When diabetes leads to emotional distress

A recent report reveals the emotional and social impact of diabetes. Professor Jane Speight explains the findings.

Written by Jane Speight
Woman makes measurement Testing high blood sugar. Diabetes concept glucometer for glucose level blood test in hand

Diabetes can impact more than just physical health. A recent report by the Australian Centre for Behavioural Research in Diabetes shows it can also have an emotional and social impact on Australian adults living with the common condition.

The Diabetes MILES-2 Report aims to support and minimise emotional burdens experienced, and identifies key areas of depression, anxiety and diabetes distress among respondents.

As Professor Jane Speight, Foundation Director of the ACBRD, explains, “This survey reveals that Australian adults with diabetes face social challenges, including diabetes-related stigma, and a lack of social support for their diabetes self-management and coping.”

What are some of the mental health impacts for those with diabetes?

The MILES-2 survey found that a quarter of adults with diabetes experience moderate to severe depressive symptoms. Also, we found that around one in five adults experience severe diabetes distress, which studies show can lead to depressive symptoms.

This suggests people may not have clinical depression, but the experience of living with and anaging diabetes can be an emotional burden. This might include feeling down about daily injections or blood glucose checks, frustration when diabetes management gets off target, feeling isolated when others don’t comprehend the burden and extent of the disease, and even feelings of being judged or discriminated against because of their condition.

If diabetes distress becomes severe it can lead to diabetes burnout, where the person disengages completely from their diabetes management. This can have severe consequences for both physical and emotional wellbeing. Health professionals need to be aware of this so they can help people recognise how they are feeling about their diabetes and offer the right support.

How will your research impact treatment for people with diabetes?

The findings of this research will enable us to build on our knowledge and facilitate better tailored interventions to support adults in need. The first survey of this kind (conducted in 2011) led to three key achievements:

  • Screening for diabetes distress. The Royal Australian College of General Practitioner (RACGP) recommended an annual screen for diabetes distress in the management of type 2 diabetes. This can prevent the development of more severe emotional reactions, and better equip health professionals in treating the holistic concerns of the person with diabetes.
  • Handbook for Health Professionals. In collaboration with the National Diabetes Services Scheme (NDSS), a Handbook for Health Professionals was developed to enable them to provide better support. The handbook addresses key psychological concerns affecting Australian adults with diabetes, and provides health professionals with practical skills and resources for managing such concerns.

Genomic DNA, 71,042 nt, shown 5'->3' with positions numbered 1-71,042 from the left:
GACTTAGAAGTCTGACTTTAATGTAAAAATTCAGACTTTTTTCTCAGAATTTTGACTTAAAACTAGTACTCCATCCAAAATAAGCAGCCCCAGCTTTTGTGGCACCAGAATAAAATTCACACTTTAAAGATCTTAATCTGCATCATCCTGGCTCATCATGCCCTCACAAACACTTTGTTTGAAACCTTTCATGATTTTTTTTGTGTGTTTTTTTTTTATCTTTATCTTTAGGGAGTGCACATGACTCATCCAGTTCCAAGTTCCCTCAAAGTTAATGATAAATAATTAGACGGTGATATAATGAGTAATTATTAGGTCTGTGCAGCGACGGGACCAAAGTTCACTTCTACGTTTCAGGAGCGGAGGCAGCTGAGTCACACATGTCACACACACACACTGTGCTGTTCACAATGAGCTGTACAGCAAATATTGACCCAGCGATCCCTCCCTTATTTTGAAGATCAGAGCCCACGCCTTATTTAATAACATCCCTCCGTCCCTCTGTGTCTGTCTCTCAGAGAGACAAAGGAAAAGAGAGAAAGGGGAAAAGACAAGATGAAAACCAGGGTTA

• Diabetes fact sheets. The NDSS also developed freely available fact sheets for people with diabetes, providing information about identifying emotional and mental health concerns, as well as practical skills and resources for managing each.

While the impact of those resources has yet to be seen, they are quite recent developments and we hope the latest findings are a timely reminder that more clinical support is needed for people living with diabetes.

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Living with diabetes - key findings

  • A substantial minority of respondents reported moderate to severe depressive and anxiety symptoms (21 36% and 13-21% respectively), particularly in those with insulin-treated type 2 diabetes.
  • Severe diabetes distress (emotional burden, worry and stress related to their condition) was found among many respondents (24% with type 1 diabetes, 20% with insulin-treated type 2 diabetes, and 11% with non-insulin-treated type 2 diabetes).
  • Diabetes-related stigma was common among all respondents. This involves the perception/ experience of being blamed, negatively judged or being treated unfairly due to having/ managing diabetes.
  • Most respondents (89%) have never been part of a peer support group, but many (38%) expressed a desire to be in the future.
  • Just like the general Aussie population, respondents reported eating healthily on five out of seven days of the week. However, healthy behaviours can be more critical for condition management in those with diabetes, resulting in one in three respondents identifying aspects of self-care a ‘considerable’ or ‘great burden’ (especially those with insulin-treated type 2 diabetes).

Find out more at the National Diabetes Services Scheme.

Written by Jane Speight

Professor Jane Speight is the Foundation Director of the Australian Centre for Behavioural Research in Diabetes.

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